The rest of the Book of Mormon reveals itself to be full of stolen pieces. The WordTree Foundation did a thorough study that detected numerous quotations from The Late War between the United States and Great Britain, a popular educational text from 1816, within the Book. Stripling soldiers, bands of robbers, curious workmanship, pitching tents on the borders, freemen versus king’s men… Joseph’s first published work is peppered with snippets from the 1816 history book. Even the general style appears to be copied: The Late War was deliberately written “[i]n the Scriptural Style”, and the Book of Mormon has an obvious resemblance to scripture (meaning the Bible, of course). And speaking of the Bible: the Book of Mormon quotes the Bible many times, even when the alleged writer could not possibly have had access to the passage being quoted (or when the passage being quoted is actually a mistranslation). Then there are little pieces from other sources, such as a passage lifted from Josiah Priest and the famous vision of the Tree of Life being copied from a dream by Joseph Smith, Sr. I could go on, but I think I’ve made my point. The pieces don’t truly fit where they’ve been placed, and their source is too obvious. The Book of Mormon is a fraud.

Other works by Joseph Smith reveal the same problems. The Book of Abraham, for instance, contains ideas and excerpts from The Philosophy of a Future State, a work first published in 1830. Researchers have found pieces from other sources as well, none of which would have been available at Abraham’s time. Then there are the names, which are Hebrew instead of Egyptian, and the flow of the text, which is just too similar to the King James Bible, much like the Book of Mormon. We might also consider the facsimiles. The copies in the official text have features which puzzled Egyptologists, until they recovered the original of Facsimile 1 and a faithful copy of Facsimile 2 and discovered that Joseph had filled in the gaps in the originals with parts that didn’t match the wholes. Like the Archaeoraptor fossil, there is an illusion of completeness, but the parts do not truly fit together into a coherent whole.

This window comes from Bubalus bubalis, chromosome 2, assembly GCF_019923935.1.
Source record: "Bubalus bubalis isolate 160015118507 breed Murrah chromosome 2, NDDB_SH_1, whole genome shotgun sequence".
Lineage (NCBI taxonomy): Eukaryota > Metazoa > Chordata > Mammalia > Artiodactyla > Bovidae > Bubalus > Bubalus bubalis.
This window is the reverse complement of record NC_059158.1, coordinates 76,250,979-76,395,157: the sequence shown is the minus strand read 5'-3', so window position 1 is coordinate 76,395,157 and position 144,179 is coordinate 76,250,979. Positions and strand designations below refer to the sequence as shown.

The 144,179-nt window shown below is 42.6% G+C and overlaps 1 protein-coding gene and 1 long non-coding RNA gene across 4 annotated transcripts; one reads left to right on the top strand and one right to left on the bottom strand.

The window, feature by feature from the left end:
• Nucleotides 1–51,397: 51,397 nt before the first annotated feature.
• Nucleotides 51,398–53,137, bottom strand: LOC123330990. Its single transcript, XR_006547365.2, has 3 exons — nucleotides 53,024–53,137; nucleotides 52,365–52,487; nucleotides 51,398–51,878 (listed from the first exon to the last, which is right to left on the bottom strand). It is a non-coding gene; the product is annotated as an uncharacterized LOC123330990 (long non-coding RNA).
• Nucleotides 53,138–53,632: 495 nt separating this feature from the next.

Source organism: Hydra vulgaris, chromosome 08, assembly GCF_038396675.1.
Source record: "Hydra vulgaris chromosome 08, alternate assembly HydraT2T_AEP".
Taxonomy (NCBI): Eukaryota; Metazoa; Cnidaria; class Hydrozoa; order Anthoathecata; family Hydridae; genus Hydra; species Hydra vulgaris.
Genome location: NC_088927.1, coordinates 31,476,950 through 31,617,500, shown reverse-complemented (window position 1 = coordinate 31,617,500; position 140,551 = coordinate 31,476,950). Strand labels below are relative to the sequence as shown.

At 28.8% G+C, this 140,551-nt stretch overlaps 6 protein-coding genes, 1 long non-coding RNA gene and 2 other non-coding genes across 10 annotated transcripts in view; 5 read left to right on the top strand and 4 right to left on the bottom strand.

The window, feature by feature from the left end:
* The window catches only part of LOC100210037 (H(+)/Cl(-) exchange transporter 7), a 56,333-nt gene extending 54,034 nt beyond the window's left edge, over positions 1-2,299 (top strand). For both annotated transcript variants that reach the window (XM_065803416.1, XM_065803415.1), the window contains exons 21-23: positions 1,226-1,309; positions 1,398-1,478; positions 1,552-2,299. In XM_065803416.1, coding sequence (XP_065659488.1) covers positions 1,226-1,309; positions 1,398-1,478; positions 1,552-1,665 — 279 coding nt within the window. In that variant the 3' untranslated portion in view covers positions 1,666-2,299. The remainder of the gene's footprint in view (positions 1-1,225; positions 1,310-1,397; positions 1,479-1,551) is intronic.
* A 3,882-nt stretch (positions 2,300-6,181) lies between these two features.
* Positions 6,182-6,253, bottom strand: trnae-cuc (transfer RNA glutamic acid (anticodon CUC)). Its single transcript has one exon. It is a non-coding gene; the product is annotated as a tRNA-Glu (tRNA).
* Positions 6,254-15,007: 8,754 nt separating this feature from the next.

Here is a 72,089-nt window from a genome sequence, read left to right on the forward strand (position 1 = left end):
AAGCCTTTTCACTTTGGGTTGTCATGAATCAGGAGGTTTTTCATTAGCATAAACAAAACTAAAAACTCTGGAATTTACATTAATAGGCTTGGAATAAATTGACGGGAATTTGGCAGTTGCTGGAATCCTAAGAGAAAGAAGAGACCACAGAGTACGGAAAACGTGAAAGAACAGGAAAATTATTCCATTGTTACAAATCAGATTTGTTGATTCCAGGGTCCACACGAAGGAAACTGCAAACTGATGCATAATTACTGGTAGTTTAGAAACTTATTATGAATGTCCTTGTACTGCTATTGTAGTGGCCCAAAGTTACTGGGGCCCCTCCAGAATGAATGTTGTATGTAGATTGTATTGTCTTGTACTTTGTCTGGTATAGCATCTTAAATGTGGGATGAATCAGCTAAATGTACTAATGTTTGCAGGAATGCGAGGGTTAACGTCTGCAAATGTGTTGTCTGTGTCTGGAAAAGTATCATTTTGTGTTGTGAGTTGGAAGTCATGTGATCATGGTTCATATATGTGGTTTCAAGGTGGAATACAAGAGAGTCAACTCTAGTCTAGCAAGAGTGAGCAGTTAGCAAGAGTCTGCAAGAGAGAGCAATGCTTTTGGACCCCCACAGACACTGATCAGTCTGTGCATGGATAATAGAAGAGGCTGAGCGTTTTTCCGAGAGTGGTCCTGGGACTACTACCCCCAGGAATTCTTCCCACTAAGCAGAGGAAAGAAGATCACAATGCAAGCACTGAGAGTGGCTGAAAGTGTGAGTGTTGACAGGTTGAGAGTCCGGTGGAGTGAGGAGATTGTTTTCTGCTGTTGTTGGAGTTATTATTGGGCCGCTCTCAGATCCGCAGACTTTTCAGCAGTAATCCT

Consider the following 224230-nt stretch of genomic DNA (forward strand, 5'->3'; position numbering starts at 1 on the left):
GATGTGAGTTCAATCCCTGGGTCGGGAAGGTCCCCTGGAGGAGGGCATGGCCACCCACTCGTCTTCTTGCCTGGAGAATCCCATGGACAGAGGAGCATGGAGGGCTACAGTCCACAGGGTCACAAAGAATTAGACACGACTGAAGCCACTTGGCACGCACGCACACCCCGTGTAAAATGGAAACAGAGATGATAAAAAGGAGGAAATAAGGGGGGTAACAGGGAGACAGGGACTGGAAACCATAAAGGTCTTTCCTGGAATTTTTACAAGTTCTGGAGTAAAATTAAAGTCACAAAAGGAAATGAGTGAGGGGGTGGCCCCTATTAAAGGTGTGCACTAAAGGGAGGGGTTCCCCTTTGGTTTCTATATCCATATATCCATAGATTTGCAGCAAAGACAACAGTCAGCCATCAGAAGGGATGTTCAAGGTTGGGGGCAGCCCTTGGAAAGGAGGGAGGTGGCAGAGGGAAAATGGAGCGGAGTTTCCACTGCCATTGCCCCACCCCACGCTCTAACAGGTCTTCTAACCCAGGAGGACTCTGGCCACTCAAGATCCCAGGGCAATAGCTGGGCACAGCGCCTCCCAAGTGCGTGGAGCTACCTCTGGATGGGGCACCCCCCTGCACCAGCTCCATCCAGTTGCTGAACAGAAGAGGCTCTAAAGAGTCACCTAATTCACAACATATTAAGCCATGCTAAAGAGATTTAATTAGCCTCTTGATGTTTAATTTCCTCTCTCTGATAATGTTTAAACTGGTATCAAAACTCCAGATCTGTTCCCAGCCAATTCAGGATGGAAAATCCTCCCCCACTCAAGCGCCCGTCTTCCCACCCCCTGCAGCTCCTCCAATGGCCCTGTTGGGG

Nexus X

Even Joseph Smith’s revision of the Bible has some features of a patchwork fraud. We should first note that the Bible itself is partially fraudulent: the King James version (KJV) of the Bible has 48 scribal additions (unauthorized insertions by later authors into an original text). It is reasonable to expect that a true prophet of God would detect these rude additions and excise them, but, as this analysis shows, Joseph Smith removed only one of these additions! Then there are 350 more verses that include scribal alterations or mistranslations, and Joseph removed only 11 of them. Then there are Joseph’s translations of specific words: he defines “Golgotha” as “burial” instead of “skull” and “Cephas” as meaning “seer” in addition to meaning “stone” (wrong on both counts). He also introduced a new word “Rabcha”, which he defined as meaning the same thing as the Hebrew “Raca”, meaning “fool”. But “Rabcha” is not a Hebrew word at all; the only “Rabcha” I’ve been able to locate is this village in India. In short, Joseph failed to take out the false pieces in the Bible, and added a few clearly false pieces of his own. (Do read the analysis I mentioned for more explanation and even more errors, along with this compilation from MormonThink.)

As a field, archaeology survived the loss of Archaeoraptor, because there are other fossils that are internally consistent and that come from trustworthy sources; in fact there are thousands of fossils like that, giving us a wealth of reliable data to study the world with. But Mormonism cannot survive the loss of these three texts of Joseph Smith. Even the loss of one text is deadly to Mormonism, because we would not expect a true prophet to put forth any false scripture, so if one is definitely false, what about all the others? But when we have three frauds that Smith declared to be significant revelations, and that together constitute the bulk of Joseph’s canonized work, we can say beyond reasonable doubt that he was not a prophet of God. (Unless God is a liar, but I’d rather not consider that possibility.) It is no use trying to believe in Joseph’s claims anymore. Like the Nexus X, the true Church never really existed, and we must look for truth elsewhere.